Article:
Once, I was hit with some pretty incredible wisdom while scrolling through Instagram: “Being busy is not a personality trait.” And yet busyness pervades the lives of my friends and me. I’m in graduate school, where the favorite topic of discussion for most of us is how busy we all are. With internships, cross-registered courses, language requirements and midterm papers, everyone has a full plate.
So, who has time for Shabbat? When Friday night rolls in as the sun sets and Shabbat approaches, it’s ever common to hear: “A day of rest? I’m just too busy.”
In my work as the network weaver and relational coordinator for the Riverway Project at Temple Israel of Boston, I find myself thinking constantly about what it means to live a meaningful Jewish life as a 20/30-something.
One of the major facets of the Riverway Project is Riverway Shabbat, formerly known as Soul Food Friday, a monthly gathering at Temple Israel where, over the course of the year, hundreds of young folks gather for a music-filled Shabbat service and dinner.
Shabbat is an important piece of the social and spiritual fabric of Riverway, as it is for many Jews. But as my yoga teacher tells us, why is the hardest part getting through the door?
Someone once asked me how to understand the difference between Shabbat and Friday night/Saturday day. The answer, they shared with me, was intention. Friday night passes whether or not we blink an eye in its direction, but when we remember (zakhor) Shabbat, whatever that means to us, we transform it to be a holy day.
I’m all for a day spent in bed with Netflix (I’m on a Korean drama binge right now), but I think this work of intention-building needs to be done in community.
I believe the treasure trove of Jewish wisdom offers a potential solution to this problem: Shabbat. Regardless of your level of observance, Shabbat offers the opportunity to turn our attention away from our individual lives to a communal experience, from loneliness to togetherness.
In a recent article for eJewish Philanthropy, Leah Robbins writes that the secret to the recipe behind what millennials are looking for in Jewish community is “neither novel nor revolutionary—it’s basic human intimacy.”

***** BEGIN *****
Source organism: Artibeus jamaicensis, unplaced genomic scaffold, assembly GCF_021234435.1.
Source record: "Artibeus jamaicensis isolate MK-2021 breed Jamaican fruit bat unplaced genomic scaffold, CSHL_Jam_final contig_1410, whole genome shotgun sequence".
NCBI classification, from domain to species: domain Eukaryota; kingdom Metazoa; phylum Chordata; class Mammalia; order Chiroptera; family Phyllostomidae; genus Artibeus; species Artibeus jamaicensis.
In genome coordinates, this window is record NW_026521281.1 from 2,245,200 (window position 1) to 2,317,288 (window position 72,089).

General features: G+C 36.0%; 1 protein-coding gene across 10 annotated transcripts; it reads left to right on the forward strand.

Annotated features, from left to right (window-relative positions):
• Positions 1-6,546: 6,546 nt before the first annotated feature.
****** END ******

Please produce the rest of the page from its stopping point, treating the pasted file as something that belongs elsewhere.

I am so excited the Riverway Project is launching a new opportunity to explore the power of Shabbat: Shabbat Squad. It’s a lot like our #SederSquad2019 pilot from last year that offered training and learning for 12 leaders to host seders in their homes that ended up reaching 150 people. Similarly, Shabbat Squad works like this: A select cohort of individuals will apply and commit to gather for two or three sessions of studying Shabbat rituals, developing creative hosting skills and cultivating meaningful conversations. Additionally, we are hosting a challah baking and braiding workshop. Together with the support of OneTable, folks will be given generous stipends to host their own Shabbat dinners.
Shabbat Squad-ers will also receive their own Shabbat ritual toolbox to keep for all of the many Shabbatot in their lives. (Plus, you’ll get to meet a whole bunch of awesome folks in the Shabbat Squad!)
Oftentimes, we underestimate just how much of an impact our actions have on others. There have been many weeks when the promise of a Shabbat dinner with friends—old and new—helped me survive a particularly difficult week. It is our ultimate goal that through Shabbat Squad, we will be able to open our homes to friends and community members we have yet to meet for an evening filled with intention, love and delicious food.
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